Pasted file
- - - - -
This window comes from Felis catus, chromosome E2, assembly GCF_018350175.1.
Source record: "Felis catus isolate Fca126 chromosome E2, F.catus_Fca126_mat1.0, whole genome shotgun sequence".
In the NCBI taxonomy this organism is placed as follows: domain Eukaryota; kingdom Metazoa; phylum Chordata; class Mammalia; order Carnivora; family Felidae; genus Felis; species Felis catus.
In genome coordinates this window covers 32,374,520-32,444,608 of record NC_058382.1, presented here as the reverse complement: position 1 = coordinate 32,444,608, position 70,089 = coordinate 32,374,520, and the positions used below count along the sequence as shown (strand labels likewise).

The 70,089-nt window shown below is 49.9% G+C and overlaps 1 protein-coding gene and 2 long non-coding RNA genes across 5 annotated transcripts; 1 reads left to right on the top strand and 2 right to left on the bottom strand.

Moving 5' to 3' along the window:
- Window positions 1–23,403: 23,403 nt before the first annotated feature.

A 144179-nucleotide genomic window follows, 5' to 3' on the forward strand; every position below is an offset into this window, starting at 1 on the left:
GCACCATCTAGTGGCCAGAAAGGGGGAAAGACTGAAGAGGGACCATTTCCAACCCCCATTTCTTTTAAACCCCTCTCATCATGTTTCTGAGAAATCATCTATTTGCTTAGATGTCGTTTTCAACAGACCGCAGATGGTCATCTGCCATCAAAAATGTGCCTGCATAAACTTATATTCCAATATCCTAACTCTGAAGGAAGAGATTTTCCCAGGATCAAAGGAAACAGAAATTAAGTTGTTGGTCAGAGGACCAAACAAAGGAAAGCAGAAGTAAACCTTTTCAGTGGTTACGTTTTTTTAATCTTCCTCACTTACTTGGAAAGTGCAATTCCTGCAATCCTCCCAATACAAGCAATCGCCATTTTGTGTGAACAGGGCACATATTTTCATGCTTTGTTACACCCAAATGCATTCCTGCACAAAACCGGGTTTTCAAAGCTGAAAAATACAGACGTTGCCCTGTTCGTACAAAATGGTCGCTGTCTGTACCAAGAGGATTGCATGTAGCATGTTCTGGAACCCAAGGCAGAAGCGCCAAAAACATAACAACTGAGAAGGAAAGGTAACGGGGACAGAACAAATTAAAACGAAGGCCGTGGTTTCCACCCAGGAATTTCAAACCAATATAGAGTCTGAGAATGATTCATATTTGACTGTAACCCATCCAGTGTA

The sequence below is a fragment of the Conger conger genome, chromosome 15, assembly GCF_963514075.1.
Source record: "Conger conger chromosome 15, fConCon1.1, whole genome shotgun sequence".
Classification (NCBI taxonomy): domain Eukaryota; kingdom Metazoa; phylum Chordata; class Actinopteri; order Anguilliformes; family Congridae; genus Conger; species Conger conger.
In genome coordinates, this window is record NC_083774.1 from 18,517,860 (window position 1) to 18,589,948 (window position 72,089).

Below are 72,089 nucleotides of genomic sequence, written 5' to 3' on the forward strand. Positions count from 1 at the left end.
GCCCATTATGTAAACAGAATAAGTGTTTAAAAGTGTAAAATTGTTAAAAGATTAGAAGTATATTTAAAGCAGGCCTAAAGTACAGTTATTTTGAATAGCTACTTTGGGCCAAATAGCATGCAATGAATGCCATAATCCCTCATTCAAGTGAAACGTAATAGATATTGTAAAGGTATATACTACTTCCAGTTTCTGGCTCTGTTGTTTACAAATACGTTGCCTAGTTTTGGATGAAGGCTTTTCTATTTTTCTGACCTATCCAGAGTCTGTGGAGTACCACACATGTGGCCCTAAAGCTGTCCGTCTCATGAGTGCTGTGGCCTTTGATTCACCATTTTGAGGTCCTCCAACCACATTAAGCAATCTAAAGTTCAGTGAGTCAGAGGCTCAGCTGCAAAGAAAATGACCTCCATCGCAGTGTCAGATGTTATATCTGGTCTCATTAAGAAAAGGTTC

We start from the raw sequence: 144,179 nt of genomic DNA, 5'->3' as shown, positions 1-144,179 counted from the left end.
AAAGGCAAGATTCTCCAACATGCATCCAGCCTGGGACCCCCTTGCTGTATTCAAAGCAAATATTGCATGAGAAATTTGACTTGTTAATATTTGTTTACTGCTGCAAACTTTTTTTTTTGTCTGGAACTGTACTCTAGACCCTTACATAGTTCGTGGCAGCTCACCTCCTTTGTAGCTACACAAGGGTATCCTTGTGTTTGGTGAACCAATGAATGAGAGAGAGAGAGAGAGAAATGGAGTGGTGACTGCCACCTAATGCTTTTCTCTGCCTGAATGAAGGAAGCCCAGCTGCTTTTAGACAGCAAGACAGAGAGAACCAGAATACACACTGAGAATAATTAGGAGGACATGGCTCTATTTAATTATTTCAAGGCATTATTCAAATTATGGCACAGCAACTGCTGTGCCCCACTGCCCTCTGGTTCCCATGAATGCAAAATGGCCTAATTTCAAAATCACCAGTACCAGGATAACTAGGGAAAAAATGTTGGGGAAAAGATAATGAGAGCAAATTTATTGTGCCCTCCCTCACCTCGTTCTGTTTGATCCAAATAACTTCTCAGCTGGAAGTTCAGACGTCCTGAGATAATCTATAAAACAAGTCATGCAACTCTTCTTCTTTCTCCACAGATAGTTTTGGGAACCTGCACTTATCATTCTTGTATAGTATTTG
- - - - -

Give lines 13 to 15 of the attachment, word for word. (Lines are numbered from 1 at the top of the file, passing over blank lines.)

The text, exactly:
In genome coordinates, this window is record NC_083774.1 from 18,517,860 (window position 1) to 18,589,948 (window position 72,089).

Below are 72,089 nucleotides of genomic sequence, written 5' to 3' on the forward strand. Positions count from 1 at the left end.
GCCCATTATGTAAACAGAATAAGTGTTTAAAAGTGTAAAATTGTTAAAAGATTAGAAGTATATTTAAAGCAGGCCTAAAGTACAGTTATTTTGAATAGCTACTTTGGGCCAAATAGCATGCAATGAATGCCATAATCCCTCATTCAAGTGAAACGTAATAGATATTGTAAAGGTATATACTACTTCCAGTTTCTGGCTCTGTTGTTTACAAATACGTTGCCTAGTTTTGGATGAAGGCTTTTCTATTTTTCTGACCTATCCAGAGTCTGTGGAGTACCACACATGTGGCCCTAAAGCTGTCCGTCTCATGAGTGCTGTGGCCTTTGATTCACCATTTTGAGGTCCTCCAACCACATTAAGCAATCTAAAGTTCAGTGAGTCAGAGGCTCAGCTGCAAAGAAAATGACCTCCATCGCAGTGTCAGATGTTATATCTGGTCTCATTAAGAAAAGGTTC